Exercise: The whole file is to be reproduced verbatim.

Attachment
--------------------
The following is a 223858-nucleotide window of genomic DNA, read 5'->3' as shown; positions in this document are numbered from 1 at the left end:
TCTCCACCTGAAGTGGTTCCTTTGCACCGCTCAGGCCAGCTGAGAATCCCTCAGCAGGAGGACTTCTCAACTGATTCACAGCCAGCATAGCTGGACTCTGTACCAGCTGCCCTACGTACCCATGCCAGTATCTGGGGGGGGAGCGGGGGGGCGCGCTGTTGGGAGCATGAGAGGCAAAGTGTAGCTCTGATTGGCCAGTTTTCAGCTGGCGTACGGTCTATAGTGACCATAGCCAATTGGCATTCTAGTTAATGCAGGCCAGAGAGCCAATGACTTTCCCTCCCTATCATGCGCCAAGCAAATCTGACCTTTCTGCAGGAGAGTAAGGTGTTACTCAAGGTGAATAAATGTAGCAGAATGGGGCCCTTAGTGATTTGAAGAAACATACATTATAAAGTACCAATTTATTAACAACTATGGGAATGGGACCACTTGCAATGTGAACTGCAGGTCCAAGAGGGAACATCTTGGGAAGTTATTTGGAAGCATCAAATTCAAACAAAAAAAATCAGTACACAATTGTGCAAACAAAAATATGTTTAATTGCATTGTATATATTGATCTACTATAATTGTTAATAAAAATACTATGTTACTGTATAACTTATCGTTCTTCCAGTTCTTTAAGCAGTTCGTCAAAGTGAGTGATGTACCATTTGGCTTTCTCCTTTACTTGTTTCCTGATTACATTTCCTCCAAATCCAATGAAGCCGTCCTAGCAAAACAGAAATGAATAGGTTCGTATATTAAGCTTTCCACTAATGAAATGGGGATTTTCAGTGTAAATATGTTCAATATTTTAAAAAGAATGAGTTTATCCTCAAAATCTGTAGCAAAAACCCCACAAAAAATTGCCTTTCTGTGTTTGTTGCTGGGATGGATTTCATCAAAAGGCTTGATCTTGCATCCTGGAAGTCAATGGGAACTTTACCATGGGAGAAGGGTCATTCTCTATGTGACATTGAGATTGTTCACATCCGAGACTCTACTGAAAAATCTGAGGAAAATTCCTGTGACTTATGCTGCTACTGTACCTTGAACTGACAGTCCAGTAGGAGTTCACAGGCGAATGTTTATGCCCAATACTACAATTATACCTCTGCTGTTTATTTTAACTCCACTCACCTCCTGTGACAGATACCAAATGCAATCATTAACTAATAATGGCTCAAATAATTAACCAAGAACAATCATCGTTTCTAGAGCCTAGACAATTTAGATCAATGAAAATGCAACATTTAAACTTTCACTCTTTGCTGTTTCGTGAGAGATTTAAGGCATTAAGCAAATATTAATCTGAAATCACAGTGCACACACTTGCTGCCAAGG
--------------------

The following is a 223858-nucleotide window of genomic DNA, read 5'->3' as shown; positions in this document are numbered from 1 at the left end:
TCTCCACCTGAAGTGGTTCCTTTGCACCGCTCAGGCCAGCTGAGAATCCCTCAGCAGGAGGACTTCTCAACTGATTCACAGCCAGCATAGCTGGACTCTGTACCAGCTGCCCTACGTACCCATGCCAGTATCTGGGGGGGGAGCGGGGGGGCGCGCTGTTGGGAGCATGAGAGGCAAAGTGTAGCTCTGATTGGCCAGTTTTCAGCTGGCGTACGGTCTATAGTGACCATAGCCAATTGGCATTCTAGTTAATGCAGGCCAGAGAGCCAATGACTTTCCCTCCCTATCATGCGCCAAGCAAATCTGACCTTTCTGCAGGAGAGTAAGGTGTTACTCAAGGTGAATAAATGTAGCAGAATGGGGCCCTTAGTGATTTGAAGAAACATACATTATAAAGTACCAATTTATTAACAACTATGGGAATGGGACCACTTGCAATGTGAACTGCAGGTCCAAGAGGGAACATCTTGGGAAGTTATTTGGAAGCATCAAATTCAAACAAAAAAAATCAGTACACAATTGTGCAAACAAAAATATGTTTAATTGCATTGTATATATTGATCTACTATAATTGTTAATAAAAATACTATGTTACTGTATAACTTATCGTTCTTCCAGTTCTTTAAGCAGTTCGTCAAAGTGAGTGATGTACCATTTGGCTTTCTCCTTTACTTGTTTCCTGATTACATTTCCTCCAAATCCAATGAAGCCGTCCTAGCAAAACAGAAATGAATAGGTTCGTATATTAAGCTTTCCACTAATGAAATGGGGATTTTCAGTGTAAATATGTTCAATATTTTAAAAAGAATGAGTTTATCCTCAAAATCTGTAGCAAAAACCCCACAAAAAATTGCCTTTCTGTGTTTGTTGCTGGGATGGATTTCATCAAAAGGCTTGATCTTGCATCCTGGAAGTCAATGGGAACTTTACCATGGGAGAAGGGTCATTCTCTATGTGACATTGAGATTGTTCACATCCGAGACTCTACTGAAAAATCTGAGGAAAATTCCTGTGACTTATGCTGCTACTGTACCTTGAACTGACAGTCCAGTAGGAGTTCACAGGCGAATGTTTATGCCCAATACTACAATTATACCTCTGCTGTTTATTTTAACTCCACTCACCTCCTGTGACAGATACCAAATGCAATCATTAACTAATAATGGCTCAAATAATTAACCAAGAACAATCATCGTTTCTAGAGCCTAGACAATTTAGATCAATGAAAATGCAACATTTAAACTTTCACTCTTTGCTGTTTCGTGAGAGATTTAAGGCATTAAGCAAATATTAATCTGAAATCACAGTGCACACACTTGCTGCCAAGG